What Dental Hygienists Do*
Dental hygienists clean teeth, examine patients for signs of oral diseases such as gingivitis, and provide other preventative dental care. They also educate patients on ways to improve and maintain good oral health.
Dental hygienists typically do the following:
- Remove tartar, stains, and plaque from teeth
- Apply sealants and fluorides to help protect teeth
- Take and develop dental x rays
- Keep track of patient care and treatment plans
- Teach patients oral hygiene, such as how to brush and floss correctly
Dental hygienists are skilled health care providers that specialize in the teeth and surrounding tissues of the oral cavity. Dental hygienists are trained to recognize early signs and symptoms of oral and systemic diseases and how oral and systemic health together affect the overall health of the patient. Dental hygienists are trained to use a variety of instruments to remove calculus, plaque, and stains from tooth surfaces. A series of examination and screenings gives insight to the hygienist to develop an individualized care plan to restore a person’s mouth to health. All of these tasks are done with optimal infection control procedures to provide safety to the hygienist and patient.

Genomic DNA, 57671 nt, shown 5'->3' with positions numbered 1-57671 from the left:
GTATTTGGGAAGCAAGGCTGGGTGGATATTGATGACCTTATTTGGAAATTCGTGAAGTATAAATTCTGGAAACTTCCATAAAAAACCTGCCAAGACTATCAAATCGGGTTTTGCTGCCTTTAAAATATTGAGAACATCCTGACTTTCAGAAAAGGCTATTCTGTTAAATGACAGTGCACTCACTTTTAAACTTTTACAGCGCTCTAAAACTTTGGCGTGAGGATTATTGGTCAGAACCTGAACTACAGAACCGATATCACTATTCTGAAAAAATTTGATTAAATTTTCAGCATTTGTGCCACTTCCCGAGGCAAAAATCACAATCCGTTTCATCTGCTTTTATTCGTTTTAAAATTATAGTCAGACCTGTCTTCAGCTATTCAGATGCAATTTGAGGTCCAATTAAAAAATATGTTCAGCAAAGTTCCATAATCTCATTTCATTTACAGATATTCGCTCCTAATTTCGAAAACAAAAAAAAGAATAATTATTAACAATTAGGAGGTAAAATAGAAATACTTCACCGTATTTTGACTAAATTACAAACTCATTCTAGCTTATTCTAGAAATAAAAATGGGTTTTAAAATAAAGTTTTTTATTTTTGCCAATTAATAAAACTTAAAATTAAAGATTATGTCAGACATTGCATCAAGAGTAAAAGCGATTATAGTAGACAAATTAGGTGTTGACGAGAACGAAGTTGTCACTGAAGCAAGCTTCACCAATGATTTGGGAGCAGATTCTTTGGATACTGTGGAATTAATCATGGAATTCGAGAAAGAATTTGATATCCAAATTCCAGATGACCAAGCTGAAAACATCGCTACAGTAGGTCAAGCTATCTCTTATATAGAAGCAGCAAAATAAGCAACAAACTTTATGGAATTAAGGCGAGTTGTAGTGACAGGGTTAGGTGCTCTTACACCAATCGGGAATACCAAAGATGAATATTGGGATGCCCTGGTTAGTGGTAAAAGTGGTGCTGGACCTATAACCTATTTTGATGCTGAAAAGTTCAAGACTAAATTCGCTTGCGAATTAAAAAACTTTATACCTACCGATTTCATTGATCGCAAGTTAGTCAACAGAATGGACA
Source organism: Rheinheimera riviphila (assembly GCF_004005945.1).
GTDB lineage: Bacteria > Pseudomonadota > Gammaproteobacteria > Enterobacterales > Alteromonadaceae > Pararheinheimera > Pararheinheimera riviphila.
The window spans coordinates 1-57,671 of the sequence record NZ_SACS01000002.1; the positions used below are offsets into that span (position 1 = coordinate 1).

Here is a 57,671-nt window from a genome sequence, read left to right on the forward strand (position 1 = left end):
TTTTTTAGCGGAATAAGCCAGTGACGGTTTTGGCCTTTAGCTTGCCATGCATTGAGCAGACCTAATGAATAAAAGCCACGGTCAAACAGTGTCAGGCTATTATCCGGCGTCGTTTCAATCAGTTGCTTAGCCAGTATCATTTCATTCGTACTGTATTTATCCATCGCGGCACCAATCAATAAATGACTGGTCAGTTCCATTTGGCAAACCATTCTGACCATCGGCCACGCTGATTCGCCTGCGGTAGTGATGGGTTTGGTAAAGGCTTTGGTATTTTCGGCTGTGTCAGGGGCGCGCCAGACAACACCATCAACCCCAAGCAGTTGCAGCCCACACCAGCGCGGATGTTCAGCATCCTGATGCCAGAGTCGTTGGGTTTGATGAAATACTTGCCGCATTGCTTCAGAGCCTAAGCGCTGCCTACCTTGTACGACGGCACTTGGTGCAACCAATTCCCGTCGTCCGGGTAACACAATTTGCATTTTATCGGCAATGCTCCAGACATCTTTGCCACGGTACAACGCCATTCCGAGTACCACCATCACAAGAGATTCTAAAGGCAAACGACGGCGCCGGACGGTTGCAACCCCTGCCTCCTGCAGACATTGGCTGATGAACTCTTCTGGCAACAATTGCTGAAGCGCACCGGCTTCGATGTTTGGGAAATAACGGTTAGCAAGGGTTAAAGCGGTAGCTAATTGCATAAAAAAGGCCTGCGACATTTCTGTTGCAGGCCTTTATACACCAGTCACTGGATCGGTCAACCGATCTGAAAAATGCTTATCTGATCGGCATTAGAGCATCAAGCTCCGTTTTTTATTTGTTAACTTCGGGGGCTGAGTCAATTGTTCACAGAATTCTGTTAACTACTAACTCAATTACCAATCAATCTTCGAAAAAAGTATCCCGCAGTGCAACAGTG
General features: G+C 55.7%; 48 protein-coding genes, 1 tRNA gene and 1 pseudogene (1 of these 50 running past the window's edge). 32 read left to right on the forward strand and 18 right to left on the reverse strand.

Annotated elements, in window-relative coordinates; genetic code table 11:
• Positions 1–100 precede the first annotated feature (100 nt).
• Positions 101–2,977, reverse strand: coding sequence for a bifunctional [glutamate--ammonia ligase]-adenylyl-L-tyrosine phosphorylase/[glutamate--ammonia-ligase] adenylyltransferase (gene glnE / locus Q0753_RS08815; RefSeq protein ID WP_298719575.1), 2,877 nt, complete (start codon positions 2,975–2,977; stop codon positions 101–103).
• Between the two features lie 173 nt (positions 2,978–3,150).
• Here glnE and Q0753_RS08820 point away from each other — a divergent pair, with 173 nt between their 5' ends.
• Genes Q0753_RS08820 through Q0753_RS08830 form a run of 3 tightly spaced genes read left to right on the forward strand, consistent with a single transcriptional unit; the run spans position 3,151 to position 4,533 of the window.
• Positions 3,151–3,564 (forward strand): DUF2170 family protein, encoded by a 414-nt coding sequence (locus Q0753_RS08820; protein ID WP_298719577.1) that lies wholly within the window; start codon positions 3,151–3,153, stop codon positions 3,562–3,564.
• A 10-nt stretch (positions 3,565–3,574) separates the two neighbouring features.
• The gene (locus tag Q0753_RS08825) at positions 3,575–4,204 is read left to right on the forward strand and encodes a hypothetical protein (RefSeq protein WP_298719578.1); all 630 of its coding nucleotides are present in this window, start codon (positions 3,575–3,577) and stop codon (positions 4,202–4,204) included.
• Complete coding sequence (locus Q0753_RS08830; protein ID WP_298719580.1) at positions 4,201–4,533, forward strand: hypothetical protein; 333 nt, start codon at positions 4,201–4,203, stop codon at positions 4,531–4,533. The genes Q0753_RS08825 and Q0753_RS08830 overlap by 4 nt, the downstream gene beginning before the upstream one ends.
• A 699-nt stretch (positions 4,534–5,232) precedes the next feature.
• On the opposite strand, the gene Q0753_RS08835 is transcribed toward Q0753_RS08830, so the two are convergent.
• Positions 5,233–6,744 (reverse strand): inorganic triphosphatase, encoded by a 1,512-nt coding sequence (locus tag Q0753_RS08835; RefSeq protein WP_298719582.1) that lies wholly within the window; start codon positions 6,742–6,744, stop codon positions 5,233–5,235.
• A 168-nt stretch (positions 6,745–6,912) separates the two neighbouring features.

The median annual wage of dental hygienists was $68,250 in May 2010. The median wage is the wage at which half the workers in an occupation earned more than that amount and half earned less. The lowest 10 percent earned less than $45,000, and the top 10 percent earned more than $93,820.
Pay for dental hygienists may be for each hour worked, each day worked, on a regular yearly salary, or on commission. Some dental hygienists also get benefits, such as vacation, sick leave, and contributions to their retirement fund. However, benefits vary by employer and may be available only to full-time workers.
Most dental hygienists work part time. About 38 percent of hygienists worked full time in 2010.